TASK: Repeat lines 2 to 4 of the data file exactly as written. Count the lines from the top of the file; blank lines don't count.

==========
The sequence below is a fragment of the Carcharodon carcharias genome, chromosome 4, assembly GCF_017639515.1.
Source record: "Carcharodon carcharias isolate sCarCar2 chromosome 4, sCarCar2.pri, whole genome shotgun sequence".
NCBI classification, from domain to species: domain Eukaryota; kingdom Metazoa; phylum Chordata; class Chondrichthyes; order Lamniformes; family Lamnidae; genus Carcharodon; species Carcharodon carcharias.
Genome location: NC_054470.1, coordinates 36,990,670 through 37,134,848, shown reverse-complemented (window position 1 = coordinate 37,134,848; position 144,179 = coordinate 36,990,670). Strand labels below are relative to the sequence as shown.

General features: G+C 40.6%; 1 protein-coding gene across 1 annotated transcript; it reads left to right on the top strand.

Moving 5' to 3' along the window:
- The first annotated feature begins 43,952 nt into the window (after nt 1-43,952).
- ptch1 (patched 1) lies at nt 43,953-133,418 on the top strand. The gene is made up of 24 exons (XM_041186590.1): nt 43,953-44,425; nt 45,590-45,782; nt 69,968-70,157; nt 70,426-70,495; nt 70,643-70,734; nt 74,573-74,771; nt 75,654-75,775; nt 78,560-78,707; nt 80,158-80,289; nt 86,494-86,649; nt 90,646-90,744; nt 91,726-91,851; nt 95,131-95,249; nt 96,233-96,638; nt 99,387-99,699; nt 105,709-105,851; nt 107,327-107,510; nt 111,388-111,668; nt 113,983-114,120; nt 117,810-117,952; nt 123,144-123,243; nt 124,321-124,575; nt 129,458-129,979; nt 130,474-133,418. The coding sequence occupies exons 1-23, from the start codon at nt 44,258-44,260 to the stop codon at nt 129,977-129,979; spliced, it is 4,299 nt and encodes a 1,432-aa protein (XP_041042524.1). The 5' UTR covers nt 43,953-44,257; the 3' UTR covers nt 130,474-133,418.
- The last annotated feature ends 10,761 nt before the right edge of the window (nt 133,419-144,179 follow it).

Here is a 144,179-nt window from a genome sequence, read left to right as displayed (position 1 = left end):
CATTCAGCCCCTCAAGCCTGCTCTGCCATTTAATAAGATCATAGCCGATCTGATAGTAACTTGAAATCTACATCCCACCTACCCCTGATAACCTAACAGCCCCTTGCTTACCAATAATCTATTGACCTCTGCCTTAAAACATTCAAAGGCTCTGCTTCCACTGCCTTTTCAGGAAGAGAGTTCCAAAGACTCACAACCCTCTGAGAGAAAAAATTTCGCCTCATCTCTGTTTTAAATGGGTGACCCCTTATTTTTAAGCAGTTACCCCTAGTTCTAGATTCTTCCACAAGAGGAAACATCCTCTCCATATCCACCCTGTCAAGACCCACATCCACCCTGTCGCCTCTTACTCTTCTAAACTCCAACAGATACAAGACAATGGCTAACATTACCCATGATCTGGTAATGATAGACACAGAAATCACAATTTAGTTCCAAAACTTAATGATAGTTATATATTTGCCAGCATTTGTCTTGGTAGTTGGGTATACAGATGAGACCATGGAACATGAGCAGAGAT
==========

Source record: "Carcharodon carcharias isolate sCarCar2 chromosome 4, sCarCar2.pri, whole genome shotgun sequence".
NCBI classification, from domain to species: domain Eukaryota; kingdom Metazoa; phylum Chordata; class Chondrichthyes; order Lamniformes; family Lamnidae; genus Carcharodon; species Carcharodon carcharias.
Genome location: NC_054470.1, coordinates 36,990,670 through 37,134,848, shown reverse-complemented (window position 1 = coordinate 37,134,848; position 144,179 = coordinate 36,990,670). Strand labels below are relative to the sequence as shown.